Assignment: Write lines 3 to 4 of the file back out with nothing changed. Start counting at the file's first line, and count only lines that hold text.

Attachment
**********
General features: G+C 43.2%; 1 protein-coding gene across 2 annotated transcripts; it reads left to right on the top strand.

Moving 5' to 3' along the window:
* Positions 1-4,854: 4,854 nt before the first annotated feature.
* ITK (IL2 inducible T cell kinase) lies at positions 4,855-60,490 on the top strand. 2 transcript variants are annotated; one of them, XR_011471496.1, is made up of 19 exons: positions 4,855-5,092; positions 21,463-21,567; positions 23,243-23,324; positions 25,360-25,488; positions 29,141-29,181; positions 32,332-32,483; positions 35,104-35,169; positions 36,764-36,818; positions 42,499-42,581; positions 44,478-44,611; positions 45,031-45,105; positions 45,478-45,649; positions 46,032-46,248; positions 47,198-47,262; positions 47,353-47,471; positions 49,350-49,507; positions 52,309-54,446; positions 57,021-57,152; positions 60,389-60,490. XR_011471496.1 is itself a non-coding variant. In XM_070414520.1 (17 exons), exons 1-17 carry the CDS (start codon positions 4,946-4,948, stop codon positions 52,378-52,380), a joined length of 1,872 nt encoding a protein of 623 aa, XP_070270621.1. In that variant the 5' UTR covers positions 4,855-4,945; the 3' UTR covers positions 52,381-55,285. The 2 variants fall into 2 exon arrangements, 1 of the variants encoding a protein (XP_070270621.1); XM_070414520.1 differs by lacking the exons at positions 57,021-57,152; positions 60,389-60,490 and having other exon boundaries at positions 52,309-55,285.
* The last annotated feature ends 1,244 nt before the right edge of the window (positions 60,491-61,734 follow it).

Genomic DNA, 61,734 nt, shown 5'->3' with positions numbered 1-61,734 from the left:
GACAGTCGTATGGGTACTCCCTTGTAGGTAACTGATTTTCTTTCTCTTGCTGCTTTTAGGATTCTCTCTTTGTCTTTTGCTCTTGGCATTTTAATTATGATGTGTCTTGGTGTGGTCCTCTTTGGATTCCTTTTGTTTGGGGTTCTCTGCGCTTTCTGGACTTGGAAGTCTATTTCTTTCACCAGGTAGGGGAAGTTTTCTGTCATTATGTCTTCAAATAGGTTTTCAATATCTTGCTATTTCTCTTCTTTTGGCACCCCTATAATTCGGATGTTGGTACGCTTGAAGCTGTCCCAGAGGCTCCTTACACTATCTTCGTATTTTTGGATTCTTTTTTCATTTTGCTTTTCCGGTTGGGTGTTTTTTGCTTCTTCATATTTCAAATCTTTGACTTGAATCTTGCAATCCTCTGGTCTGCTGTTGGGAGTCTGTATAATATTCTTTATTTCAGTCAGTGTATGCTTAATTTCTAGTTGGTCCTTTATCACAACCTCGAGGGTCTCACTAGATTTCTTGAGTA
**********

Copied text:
* Positions 1-4,854: 4,854 nt before the first annotated feature.
* ITK (IL2 inducible T cell kinase) lies at positions 4,855-60,490 on the top strand. 2 transcript variants are annotated; one of them, XR_011471496.1, is made up of 19 exons: positions 4,855-5,092; positions 21,463-21,567; positions 23,243-23,324; positions 25,360-25,488; positions 29,141-29,181; positions 32,332-32,483; positions 35,104-35,169; positions 36,764-36,818; positions 42,499-42,581; positions 44,478-44,611; positions 45,031-45,105; positions 45,478-45,649; positions 46,032-46,248; positions 47,198-47,262; positions 47,353-47,471; positions 49,350-49,507; positions 52,309-54,446; positions 57,021-57,152; positions 60,389-60,490. XR_011471496.1 is itself a non-coding variant. In XM_070414520.1 (17 exons), exons 1-17 carry the CDS (start codon positions 4,946-4,948, stop codon positions 52,378-52,380), a joined length of 1,872 nt encoding a protein of 623 aa, XP_070270621.1. In that variant the 5' UTR covers positions 4,855-4,945; the 3' UTR covers positions 52,381-55,285. The 2 variants fall into 2 exon arrangements, 1 of the variants encoding a protein (XP_070270621.1); XM_070414520.1 differs by lacking the exons at positions 57,021-57,152; positions 60,389-60,490 and having other exon boundaries at positions 52,309-55,285.